In 1936, my mother was chosen to dance before Hitler at the Opening Ceremony of the Berlin Olympics. Then they discovered she was half-Jewish – and her life would never be the same.
Earlier this year, as we observed the annual Holocaust Memorial Day, my mind turned to my mother, who survived the Holocaust, and her family, many of whom did not. I remembered the story she told about her first brush with Naziism: of an ordinary teenage girl living in Berlin, and the excitement she must have felt at being selected to dance in the Olympic ceremony, and the disappointment and confusion and fear she must have felt when they told her she was no longer wanted, all because her mother was Jewish. I thought about those Games and how markedly different they were to our own. London 2012 was the most open, tolerant, and diverse in Olympic and Paralympic history, a fact which was rightly recognised and celebrated.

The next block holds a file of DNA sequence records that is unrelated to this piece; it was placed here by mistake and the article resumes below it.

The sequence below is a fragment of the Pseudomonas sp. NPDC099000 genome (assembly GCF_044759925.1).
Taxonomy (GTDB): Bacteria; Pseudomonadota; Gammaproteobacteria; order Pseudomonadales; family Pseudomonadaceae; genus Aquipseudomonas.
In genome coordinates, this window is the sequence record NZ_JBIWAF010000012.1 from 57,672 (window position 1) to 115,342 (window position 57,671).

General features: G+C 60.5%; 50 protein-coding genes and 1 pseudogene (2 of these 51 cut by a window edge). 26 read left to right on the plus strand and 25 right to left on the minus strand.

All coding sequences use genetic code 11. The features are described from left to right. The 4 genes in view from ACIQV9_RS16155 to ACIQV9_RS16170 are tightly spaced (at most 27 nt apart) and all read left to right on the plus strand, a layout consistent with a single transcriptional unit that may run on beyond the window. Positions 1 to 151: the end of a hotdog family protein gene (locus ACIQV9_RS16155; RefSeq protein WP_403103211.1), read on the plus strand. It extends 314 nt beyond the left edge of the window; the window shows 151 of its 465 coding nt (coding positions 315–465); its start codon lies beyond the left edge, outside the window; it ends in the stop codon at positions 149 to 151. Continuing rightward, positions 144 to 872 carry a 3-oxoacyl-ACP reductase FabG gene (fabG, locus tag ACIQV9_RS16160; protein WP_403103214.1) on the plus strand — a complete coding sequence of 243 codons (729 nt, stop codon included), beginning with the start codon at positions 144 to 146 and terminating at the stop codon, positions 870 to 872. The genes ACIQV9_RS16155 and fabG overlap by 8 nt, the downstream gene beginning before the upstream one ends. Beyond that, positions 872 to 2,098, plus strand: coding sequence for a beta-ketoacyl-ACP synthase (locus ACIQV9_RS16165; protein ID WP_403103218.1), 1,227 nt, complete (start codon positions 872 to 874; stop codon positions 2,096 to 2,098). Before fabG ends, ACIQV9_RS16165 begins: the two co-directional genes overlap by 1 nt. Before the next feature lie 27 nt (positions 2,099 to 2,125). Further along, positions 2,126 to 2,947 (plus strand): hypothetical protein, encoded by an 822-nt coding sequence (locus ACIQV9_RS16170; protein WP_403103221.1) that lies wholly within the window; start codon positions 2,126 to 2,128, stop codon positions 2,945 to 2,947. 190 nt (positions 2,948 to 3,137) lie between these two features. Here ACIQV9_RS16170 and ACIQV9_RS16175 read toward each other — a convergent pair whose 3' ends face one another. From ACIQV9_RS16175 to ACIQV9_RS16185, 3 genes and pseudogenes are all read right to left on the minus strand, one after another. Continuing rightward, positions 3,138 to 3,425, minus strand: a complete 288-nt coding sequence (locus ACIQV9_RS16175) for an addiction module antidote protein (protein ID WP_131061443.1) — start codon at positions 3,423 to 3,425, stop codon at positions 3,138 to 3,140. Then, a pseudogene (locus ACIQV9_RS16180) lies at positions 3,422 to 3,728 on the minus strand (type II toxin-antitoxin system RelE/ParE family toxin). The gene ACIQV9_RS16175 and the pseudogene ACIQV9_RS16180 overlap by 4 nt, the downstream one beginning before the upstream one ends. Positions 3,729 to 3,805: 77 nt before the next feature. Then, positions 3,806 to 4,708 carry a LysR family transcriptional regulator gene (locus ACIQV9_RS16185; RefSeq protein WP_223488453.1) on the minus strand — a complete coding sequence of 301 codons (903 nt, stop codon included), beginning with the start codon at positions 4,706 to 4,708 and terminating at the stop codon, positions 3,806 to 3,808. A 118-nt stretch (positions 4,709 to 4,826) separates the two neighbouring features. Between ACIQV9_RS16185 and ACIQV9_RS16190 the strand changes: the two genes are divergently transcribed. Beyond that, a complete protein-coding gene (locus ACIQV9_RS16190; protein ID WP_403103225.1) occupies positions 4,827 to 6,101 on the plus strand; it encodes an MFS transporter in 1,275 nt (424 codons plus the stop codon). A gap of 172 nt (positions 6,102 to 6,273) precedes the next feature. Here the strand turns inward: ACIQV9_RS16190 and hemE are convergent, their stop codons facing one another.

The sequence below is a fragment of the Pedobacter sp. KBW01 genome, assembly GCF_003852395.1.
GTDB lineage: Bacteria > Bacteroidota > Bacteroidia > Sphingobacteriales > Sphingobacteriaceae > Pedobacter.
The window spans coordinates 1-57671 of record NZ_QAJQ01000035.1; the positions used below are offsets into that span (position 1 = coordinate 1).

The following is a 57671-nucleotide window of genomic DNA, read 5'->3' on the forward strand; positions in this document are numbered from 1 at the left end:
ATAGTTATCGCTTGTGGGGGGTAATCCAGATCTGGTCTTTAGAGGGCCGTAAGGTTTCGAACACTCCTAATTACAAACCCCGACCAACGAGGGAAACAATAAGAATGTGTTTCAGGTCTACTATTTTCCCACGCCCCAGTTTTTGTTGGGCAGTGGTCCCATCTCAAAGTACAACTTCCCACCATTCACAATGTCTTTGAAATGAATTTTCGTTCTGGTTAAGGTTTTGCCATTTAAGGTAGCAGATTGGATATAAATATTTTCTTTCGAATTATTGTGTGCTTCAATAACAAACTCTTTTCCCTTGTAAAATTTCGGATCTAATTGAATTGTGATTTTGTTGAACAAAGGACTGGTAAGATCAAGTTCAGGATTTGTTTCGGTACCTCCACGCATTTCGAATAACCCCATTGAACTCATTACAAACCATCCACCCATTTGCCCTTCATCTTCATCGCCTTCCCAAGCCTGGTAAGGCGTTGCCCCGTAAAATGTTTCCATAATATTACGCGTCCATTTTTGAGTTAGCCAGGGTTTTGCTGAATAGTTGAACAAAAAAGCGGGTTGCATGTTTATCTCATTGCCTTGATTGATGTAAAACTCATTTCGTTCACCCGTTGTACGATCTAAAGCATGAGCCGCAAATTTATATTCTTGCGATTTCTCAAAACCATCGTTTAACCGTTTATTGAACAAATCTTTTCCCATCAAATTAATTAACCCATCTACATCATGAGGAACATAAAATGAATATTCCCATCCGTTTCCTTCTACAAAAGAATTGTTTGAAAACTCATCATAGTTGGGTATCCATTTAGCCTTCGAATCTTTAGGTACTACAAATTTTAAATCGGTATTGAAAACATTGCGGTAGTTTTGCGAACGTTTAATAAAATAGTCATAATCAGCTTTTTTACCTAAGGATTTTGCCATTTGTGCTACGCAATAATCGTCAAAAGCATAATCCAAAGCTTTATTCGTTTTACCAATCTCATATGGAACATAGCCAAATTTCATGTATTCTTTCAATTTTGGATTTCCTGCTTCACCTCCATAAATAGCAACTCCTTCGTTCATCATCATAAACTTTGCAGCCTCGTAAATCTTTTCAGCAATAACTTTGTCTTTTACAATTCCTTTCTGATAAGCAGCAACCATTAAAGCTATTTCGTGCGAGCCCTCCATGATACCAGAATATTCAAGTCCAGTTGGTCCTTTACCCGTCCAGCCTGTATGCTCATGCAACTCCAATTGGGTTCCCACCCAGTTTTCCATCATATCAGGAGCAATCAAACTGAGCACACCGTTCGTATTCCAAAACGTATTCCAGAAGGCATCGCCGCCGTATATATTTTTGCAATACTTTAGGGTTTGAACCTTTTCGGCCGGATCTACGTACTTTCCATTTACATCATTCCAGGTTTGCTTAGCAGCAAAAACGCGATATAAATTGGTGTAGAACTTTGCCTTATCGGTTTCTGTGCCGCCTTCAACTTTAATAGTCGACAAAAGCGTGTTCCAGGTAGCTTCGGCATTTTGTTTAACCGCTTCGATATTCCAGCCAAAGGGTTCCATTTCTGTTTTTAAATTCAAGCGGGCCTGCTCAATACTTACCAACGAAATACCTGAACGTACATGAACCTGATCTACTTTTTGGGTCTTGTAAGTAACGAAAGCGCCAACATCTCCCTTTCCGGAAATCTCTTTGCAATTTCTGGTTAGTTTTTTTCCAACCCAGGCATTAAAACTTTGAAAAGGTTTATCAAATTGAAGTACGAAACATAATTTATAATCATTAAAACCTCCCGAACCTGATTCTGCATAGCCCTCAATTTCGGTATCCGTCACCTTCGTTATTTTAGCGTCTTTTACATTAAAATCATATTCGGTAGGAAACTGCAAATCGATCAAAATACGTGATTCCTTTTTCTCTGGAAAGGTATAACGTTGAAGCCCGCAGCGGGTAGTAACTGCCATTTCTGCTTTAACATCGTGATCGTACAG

With this in mind, I decided to share my mother’s story, and how it has carried on through me, with the world. It is at once an intensely personal family history, but at the same time is the story of contemporary Britain and Europe. I sent it to the Jewish News, and am very pleased that it appears in this week’s edition on page 18.